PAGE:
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The Long Lost Art of Rhetoric


Rhetoric is the art of discourse, wherein a writer or speaker strives to inform, persuade or motivate particular audiences in specific situat­ions.
Best known definition comes from Aristotle, who considers it a counte­rpart of both logic and politics, and calls it the faculty of observing in any given case the available means of persuasion
Source: Wikipedia

Aristo­tle's Rhetoric

Proof Types
The use of reasoning, either inductive or deductive, to construct an argument
The use of emotional appeals to alter the audience's judgment through metaphor, amplif­ica­tion, storyt­elling, or presenting the topic in a way that evokes strong emotions in the audience
How the character and credib­ility of a speaker can influence an audience to consider him/her to be believ­abl­e—there being three qualities that contribute to a credible ethos: perceived intell­igence, virtuous character, and goodwill
Types or Genres
AKA judicial, was concerned with determ­ining the truth or falseness of events that took place in the past and issues of guilt. An example of forensic rhetoric would be in a courtroom
AKA political, was concerned with determ­ining whether or not particular actions should or should not be taken in the future. Making laws would be an example of delibe­rative rhetoric
AKA ceremo­nial, was concerned with praise and blame, values, right and wrong, demons­trating beauty and skill in the present. Examples of epideictic rhetoric would include a eulogy or a wedding toast
AKA=Also Known As.
Aristotle view Rhetoric as counte­rpart of Dialectic. As a human art or skill (techne) Dialectic involves persuasion

Five Classical Canons of Rhetoric

The process of developing arguments
Determ­ining how to present the arguments
Organizing the arguments for extreme effect
Gestures, pronun­cia­tion, tone and pace used when presenting the persuasive arguments
Process of learning and memorizing the speech and persuasive messages
The Five Canons of Rhetoric serve as a guide to creating persuasive messages and arguments

Canon of Attic Orators (Classical Age)

389–314 BC
440–390 BC
480–411 BC
384–12 October 322 BC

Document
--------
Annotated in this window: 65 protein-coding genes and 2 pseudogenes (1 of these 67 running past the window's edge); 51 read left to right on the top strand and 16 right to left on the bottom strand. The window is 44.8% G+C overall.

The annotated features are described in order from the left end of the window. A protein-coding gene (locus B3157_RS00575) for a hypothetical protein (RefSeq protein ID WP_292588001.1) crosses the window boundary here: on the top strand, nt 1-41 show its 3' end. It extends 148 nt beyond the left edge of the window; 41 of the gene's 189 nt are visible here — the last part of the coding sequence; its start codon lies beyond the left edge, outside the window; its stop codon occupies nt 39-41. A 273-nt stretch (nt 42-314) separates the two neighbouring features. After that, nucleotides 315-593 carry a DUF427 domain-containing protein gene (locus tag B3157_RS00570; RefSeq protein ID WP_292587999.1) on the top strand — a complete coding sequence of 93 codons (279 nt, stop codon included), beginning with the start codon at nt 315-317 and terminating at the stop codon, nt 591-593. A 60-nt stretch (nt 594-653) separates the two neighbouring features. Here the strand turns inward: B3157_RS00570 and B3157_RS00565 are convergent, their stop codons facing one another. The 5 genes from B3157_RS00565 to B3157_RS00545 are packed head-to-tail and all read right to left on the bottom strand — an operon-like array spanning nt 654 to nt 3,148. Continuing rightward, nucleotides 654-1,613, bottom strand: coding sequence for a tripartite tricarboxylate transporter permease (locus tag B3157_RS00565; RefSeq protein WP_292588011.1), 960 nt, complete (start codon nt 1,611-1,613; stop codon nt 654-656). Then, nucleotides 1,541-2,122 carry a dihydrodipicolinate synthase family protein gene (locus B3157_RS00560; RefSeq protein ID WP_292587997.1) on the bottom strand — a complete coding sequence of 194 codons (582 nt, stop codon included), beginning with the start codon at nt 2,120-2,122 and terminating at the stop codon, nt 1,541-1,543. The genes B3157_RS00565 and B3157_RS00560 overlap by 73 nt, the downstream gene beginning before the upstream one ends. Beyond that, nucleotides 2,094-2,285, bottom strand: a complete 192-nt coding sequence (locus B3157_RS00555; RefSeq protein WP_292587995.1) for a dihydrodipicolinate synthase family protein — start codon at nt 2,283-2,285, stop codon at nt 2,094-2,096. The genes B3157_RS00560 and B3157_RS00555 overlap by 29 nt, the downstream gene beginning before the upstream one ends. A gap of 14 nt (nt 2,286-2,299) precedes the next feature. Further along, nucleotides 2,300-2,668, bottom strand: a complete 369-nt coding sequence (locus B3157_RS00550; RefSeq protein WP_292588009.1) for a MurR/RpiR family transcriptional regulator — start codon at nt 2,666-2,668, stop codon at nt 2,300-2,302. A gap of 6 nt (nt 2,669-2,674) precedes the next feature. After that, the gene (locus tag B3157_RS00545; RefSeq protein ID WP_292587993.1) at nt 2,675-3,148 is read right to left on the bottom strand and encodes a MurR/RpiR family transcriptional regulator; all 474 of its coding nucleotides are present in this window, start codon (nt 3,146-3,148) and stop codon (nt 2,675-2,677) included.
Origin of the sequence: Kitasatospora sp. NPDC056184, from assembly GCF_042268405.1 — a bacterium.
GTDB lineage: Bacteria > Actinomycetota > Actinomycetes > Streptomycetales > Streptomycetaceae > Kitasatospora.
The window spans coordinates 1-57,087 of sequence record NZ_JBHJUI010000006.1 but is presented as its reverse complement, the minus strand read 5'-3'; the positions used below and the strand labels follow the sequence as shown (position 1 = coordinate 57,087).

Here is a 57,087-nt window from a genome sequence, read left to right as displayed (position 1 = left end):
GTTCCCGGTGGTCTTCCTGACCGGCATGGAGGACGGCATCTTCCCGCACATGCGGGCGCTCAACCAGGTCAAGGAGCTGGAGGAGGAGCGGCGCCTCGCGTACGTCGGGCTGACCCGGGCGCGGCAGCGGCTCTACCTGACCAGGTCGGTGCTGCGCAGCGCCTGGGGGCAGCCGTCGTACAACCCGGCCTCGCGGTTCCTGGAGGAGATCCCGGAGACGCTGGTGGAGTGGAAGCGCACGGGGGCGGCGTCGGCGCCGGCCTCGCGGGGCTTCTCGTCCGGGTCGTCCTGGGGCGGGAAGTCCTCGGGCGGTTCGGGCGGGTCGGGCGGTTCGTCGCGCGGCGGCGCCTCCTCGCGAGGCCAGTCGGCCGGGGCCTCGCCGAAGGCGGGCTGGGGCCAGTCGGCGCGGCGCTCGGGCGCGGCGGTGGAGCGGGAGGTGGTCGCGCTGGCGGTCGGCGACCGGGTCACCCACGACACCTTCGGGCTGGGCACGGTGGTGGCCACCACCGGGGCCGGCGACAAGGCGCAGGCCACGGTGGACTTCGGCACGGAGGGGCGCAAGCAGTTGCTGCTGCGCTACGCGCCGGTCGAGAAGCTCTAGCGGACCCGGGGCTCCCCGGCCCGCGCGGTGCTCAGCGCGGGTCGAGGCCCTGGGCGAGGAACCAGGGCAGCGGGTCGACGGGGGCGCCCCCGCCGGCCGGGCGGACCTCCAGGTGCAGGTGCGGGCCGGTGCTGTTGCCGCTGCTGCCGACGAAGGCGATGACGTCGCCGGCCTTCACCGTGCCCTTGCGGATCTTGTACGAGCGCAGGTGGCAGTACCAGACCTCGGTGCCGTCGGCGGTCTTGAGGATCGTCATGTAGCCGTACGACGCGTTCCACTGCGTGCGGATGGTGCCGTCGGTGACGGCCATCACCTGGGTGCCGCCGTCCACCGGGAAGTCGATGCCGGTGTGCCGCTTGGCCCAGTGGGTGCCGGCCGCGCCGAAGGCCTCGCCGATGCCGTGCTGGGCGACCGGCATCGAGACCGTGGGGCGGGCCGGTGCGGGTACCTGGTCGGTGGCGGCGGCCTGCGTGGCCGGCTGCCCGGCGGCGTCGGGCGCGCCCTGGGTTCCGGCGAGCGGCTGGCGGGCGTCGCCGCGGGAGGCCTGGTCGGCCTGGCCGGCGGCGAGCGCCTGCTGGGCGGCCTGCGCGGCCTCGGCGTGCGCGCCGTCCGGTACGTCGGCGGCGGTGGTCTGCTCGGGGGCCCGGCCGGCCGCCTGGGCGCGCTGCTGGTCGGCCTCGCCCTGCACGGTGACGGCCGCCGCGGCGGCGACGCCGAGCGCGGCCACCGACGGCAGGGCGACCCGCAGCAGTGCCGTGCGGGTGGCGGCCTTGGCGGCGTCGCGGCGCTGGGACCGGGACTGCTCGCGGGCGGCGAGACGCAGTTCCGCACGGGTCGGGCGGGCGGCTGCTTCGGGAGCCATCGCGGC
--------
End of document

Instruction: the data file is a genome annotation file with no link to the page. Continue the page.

Learned rhetoric by studying the speeches of previous great orators
Tailored his style to be very audien­ce-­spe­cific. Not relying on attractive words but simple, effective prose. He used clauses to create patterns that would make seemingly complex sentences easy for the hearer to follow. His tendency to focus on delivery promoted him to use repeti­tion, this would ingrain the importance into the audience’s minds; he also relied on speed and delay to create suspense and interest among the audience when presenting to most important aspects of his speech. One of his most effective skills was his ability to strike a balance: his works were complex so that the audience would not be offended by any elementary language, but the most important parts were clear and easily understood
361–291 BC
390–322 BC
420-348? BC
436–338 BC
390–324 BC
445-380 BC
The ten Attic orators were considered the greatest orators and logogr­aphers of the classical era (5th–4th century BC). They are included in the "­Canon of Ten", which probably originated in Alexandria
Source: Live of Ten Orators http:/­/cl­ass­icp­ers­uas­ion.or­g/p­w/p­lu10or/

Great Orators (Roman & Middle Age)

Cicero 106–43 BC
The best known roman ancient orator and the only who both spoke in public and produced treatises on the subject.
Learn not only about the specifics of their case (the hypoth­esis) but also about the general questions from which they derived (the theses) . Gave rise to the idea that the "­ideal orator­" be well-v­ersed in all branches of learning: an idea that was rendered as "­liberal humani­sm,­" and that lives on today in liberal arts or general education requir­ements in colleges and univer­sities around the world
Quintilian 35–100
Began his career as a pleader in the courts of law. Organizes rhetorical study through the stages of education that an aspiring orator would undergo
Erasmus 1466–1536
Had consid­erable influence on the teaching of rhetoric in the later 16th century
Juan Luis Vives 1492–1540
It is likely that many well-known English writers were exposed to the works of Erasmus and Vives
Francis Bacon 1561–1626
Contri­buted to the field in his writings
Thomas Hobbes 1588–1679
Promoted a simpler and more natural style that used figures of speech sparingly
Hugh Blair 1718 – 1800
Lectures on Rhetoric and Belles Lettres saw intern­ational success in various editions and transl­ations

Great Orators (Modern Age)

Chaïm Perelman.
Move rhetoric from the periphery to the center of argume­ntation theory. Among their most influe­ntial concepts are "­dis­soc­iat­ion­," "the universal audien­ce,­" "­qua­si-­logical argume­nt,­" and "­pre­sen­ce."­
Kenneth Burke
He described rhetoric as "the use of language as a symbolic means of inducing cooper­ation in beings that by nature respond to symbols
Edwin Black
Altern­ative types of discourse
Marshall McLuhan
"The medium is the messag­e" highlights the signif­icance of the medium itself. Widely publicized in the 20th
I. A. Richards
Introduced the influe­ntial concepts tenor and vehicle to describe the components of a metaphor
The Groupe µ
This interd­isc­ipl­inary team has contri­buted to the renovation of the elocutio in the context of poetics and modern lingui­stics
Stephen Toulmin
Models of argume­ntation have had great influence on modern rhetorical theory
Richard Vatz
Agent-­focused perspe­ctive
Richard M. Weaver
He focused on the ethical implic­ations of rhetoric

Author: Jorge Juan

Ver. 1.0 April 2017


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